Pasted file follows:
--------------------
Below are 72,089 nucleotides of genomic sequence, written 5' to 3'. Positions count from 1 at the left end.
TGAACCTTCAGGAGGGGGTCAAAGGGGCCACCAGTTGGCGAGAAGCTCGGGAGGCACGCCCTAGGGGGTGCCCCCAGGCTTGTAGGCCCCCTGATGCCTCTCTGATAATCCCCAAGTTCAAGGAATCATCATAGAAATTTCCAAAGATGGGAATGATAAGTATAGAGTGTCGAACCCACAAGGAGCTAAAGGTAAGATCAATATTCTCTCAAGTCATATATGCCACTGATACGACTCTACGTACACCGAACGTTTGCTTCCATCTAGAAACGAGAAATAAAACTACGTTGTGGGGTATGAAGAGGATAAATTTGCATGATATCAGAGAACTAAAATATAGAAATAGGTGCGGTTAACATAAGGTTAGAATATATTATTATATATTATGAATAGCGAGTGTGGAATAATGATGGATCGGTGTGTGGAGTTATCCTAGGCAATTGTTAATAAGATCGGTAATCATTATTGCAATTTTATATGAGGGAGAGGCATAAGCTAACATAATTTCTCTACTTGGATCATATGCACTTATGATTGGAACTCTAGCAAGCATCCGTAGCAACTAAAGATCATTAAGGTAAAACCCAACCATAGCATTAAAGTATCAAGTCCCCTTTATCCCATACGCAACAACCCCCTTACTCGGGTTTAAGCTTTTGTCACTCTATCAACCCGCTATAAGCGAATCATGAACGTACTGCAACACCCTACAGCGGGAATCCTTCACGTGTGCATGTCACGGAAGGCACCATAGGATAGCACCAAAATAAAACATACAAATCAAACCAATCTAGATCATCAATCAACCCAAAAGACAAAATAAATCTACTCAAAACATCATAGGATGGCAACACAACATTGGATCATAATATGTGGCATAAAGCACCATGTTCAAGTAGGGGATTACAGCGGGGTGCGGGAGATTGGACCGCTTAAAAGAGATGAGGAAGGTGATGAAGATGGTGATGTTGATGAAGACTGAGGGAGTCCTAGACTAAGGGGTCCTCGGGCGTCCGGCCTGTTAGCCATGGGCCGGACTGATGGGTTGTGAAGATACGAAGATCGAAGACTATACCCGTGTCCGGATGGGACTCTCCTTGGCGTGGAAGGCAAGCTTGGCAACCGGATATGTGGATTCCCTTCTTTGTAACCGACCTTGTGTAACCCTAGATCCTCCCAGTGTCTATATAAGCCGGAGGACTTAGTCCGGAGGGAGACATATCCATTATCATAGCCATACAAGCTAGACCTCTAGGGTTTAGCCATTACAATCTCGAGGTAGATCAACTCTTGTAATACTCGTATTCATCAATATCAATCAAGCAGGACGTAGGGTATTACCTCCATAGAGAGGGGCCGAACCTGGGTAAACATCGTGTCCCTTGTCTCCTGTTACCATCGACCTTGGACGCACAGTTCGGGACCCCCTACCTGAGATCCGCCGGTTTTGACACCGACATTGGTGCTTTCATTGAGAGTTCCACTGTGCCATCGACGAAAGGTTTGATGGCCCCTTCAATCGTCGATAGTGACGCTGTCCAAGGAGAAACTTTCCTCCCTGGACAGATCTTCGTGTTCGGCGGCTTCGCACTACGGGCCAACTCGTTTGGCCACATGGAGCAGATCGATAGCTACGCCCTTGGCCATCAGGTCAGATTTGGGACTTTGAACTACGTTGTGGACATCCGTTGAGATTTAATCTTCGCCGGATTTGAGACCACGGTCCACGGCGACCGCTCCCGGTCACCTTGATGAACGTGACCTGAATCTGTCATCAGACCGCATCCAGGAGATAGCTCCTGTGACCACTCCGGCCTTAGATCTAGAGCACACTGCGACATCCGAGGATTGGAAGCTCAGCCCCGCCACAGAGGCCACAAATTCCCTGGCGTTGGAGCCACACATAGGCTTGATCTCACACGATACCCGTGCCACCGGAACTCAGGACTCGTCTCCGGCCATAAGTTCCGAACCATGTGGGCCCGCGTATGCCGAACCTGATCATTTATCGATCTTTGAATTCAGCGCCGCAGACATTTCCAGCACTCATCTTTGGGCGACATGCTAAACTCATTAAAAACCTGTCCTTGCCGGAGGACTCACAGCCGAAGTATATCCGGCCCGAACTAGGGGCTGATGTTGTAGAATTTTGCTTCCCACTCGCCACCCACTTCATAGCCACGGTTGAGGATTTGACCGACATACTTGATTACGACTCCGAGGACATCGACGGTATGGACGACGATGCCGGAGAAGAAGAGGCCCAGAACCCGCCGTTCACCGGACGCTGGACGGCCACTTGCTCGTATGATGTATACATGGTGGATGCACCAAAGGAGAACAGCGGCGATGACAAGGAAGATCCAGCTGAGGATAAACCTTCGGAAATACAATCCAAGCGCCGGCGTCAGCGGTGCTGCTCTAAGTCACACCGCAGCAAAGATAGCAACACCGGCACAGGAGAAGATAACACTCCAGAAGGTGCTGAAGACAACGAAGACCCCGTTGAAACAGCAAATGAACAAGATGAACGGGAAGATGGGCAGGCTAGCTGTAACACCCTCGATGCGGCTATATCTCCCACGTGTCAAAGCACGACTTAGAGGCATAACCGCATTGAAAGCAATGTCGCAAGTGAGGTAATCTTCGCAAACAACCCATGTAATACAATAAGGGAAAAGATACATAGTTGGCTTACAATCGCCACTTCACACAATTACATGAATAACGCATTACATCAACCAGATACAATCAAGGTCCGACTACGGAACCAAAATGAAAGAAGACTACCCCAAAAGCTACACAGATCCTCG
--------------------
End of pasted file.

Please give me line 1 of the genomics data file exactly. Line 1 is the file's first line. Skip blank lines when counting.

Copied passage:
Below are 72,089 nucleotides of genomic sequence, written 5' to 3'. Positions count from 1 at the left end.